My nose hairs froze with every inhale. Breath condensed into a frozen mass around my jacket zipper, zipped snug to the top trying its best to keep the elements out. Snow swirled in the last of the daylight. We worked deliberately yet hurriedly to set up our tent, looking to find refuge from the coming storm. Nylon flapping in the wind, poles clicking together, the tent went taught and we battened down the hatches.
Once inside we quickly forgot about the wind and snow blowing around us. Sighs of relief emanated as the biting cold subsided and a long, hard day was left outside. With sleeping pads inflated, sleeping bags coming to life after being stuffed in bags and the stove screwed into the fuel canister, we got ready to make our house our home for the evening. The warmth of packets of rehydrating food tucked in our down coats helped our core temps rise and brought the feeling back to our extremities.
After dinner was made and enjoyed, we transitioned to melting snow and doing the typical chores at the end of a day out in the depths of a winter in Maine. We were five days into a nine-day trip around Baxter State Park and a long way from anywhere. Greg and I watched as snow turned to water, picking out the sticks and pine needles floating to the surface of the pot. We recounted the day and studied the map for where we were heading tomorrow.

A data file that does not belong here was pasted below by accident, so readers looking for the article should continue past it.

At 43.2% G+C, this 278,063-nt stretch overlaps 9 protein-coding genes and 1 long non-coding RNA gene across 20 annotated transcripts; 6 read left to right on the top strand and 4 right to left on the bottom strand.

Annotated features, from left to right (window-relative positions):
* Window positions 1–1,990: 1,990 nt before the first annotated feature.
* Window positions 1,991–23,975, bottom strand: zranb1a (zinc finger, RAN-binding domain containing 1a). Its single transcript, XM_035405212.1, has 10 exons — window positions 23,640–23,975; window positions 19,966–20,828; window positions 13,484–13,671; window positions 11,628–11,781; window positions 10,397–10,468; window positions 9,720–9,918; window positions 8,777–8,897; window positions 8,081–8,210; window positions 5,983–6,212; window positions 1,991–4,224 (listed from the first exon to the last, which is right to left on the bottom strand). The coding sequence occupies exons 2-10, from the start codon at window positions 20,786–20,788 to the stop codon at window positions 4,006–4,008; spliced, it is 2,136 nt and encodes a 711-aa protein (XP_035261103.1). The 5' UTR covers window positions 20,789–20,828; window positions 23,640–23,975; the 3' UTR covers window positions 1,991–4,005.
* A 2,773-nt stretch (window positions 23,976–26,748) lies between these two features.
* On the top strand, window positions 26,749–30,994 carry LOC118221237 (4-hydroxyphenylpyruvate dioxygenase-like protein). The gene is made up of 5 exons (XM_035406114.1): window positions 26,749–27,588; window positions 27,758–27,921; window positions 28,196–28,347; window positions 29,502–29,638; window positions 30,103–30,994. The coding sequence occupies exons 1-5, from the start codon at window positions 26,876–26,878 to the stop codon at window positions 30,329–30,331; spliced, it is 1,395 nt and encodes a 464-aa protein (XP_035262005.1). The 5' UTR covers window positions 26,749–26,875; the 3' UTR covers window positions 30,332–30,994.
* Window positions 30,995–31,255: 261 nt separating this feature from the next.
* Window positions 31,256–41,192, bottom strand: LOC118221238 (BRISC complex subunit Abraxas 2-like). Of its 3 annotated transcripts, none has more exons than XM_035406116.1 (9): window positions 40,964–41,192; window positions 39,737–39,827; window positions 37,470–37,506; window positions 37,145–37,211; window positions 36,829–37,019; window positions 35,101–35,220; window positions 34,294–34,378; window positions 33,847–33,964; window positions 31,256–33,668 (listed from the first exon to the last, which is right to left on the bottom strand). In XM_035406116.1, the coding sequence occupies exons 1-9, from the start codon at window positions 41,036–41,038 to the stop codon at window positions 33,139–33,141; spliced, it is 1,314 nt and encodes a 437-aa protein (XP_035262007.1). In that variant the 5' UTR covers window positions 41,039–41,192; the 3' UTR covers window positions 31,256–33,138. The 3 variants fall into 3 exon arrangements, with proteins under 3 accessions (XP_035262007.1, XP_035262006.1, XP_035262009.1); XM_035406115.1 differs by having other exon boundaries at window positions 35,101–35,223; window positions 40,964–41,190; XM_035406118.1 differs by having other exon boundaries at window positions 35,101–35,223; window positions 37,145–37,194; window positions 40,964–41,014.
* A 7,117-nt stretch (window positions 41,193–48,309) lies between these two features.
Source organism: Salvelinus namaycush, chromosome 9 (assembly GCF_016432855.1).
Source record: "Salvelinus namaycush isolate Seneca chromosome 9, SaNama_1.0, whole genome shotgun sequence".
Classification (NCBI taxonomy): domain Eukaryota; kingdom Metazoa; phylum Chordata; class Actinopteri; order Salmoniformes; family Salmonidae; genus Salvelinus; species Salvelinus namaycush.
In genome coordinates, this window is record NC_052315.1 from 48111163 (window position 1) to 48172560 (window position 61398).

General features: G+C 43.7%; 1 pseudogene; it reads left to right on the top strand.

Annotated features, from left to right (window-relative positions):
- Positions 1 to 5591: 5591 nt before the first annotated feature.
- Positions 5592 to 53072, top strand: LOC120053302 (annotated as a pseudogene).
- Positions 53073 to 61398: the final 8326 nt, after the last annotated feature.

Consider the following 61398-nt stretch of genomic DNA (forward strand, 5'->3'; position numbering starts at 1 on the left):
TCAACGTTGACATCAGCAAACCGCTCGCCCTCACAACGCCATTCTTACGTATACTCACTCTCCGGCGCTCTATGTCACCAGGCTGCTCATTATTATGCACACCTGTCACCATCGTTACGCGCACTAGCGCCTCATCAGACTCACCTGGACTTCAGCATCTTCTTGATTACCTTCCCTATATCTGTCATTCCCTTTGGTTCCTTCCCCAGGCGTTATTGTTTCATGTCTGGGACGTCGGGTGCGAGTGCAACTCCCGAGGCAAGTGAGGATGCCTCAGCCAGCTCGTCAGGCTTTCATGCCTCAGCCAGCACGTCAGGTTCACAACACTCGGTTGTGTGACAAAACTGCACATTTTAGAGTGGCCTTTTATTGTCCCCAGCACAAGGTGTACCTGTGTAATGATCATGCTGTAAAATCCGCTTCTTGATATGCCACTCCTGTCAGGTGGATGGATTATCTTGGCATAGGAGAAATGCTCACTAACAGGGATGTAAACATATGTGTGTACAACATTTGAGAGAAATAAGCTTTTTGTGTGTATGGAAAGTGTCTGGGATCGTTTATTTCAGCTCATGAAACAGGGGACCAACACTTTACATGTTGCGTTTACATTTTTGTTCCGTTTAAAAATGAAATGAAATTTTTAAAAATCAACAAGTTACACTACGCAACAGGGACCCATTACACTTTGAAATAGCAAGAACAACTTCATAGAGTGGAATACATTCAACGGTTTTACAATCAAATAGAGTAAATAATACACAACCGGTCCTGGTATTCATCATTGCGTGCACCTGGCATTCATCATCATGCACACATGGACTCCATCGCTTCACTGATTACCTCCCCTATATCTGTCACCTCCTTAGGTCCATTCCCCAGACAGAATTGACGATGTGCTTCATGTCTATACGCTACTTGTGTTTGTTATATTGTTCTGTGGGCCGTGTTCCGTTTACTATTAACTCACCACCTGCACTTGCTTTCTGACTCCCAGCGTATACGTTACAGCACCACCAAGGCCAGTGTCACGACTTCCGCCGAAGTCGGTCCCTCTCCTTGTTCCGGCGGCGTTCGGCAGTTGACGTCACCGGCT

Our Big Agnes Copper Spur Expedition was everything it was cracked up to be. It had become more than just a shelter, but refuge from the winter and truly provided the protection we needed to not freeze to death. As the winds howled outside, we had plenty of room for a game of cards and pockets all around to keep everything organized. Condensation wasn’t an issue overnight as the options for ventilation were phenomenal. After twenty years of winter camping, it was so nice to have a tent that handled all the things the way we needed.
After a sound night of sleep, we woke at first light and once again got to work. Snow melting, water boiling, coffee drinking and bag stuffing as we joked about how this whole circumnavigation seemed uphill. We dismantled our tent, laced up our boots, loaded up our sleds, clicked into skis and pushed off for another day in the park. Eight inches of fresh snow had accumulated over the night which made what was already a glorious winter wonderland even more spectacular. The sun glistened off the snow-covered pine boughs as we broke trail around Dwelly Pond, deep in the rarely visited northwest corner of the park. Looking back every once in a while brought a smile to my face as I pondered the fact we’d gotten here on our own and everything we needed to survive was packed neatly in our duffel bags. Completely self-sufficient and human-powered. It just doesn’t get much better than that!
Brian Threlkeld and friends spent nine days circumnavigating Baxter State Park in the winter. They traveled over 75 miles pulling sleds and sleeping outside through -15° nights. Their expedition certainly wasn’t the first of its kind, but helped bring attention to the adventure that is out there waiting to be discovered.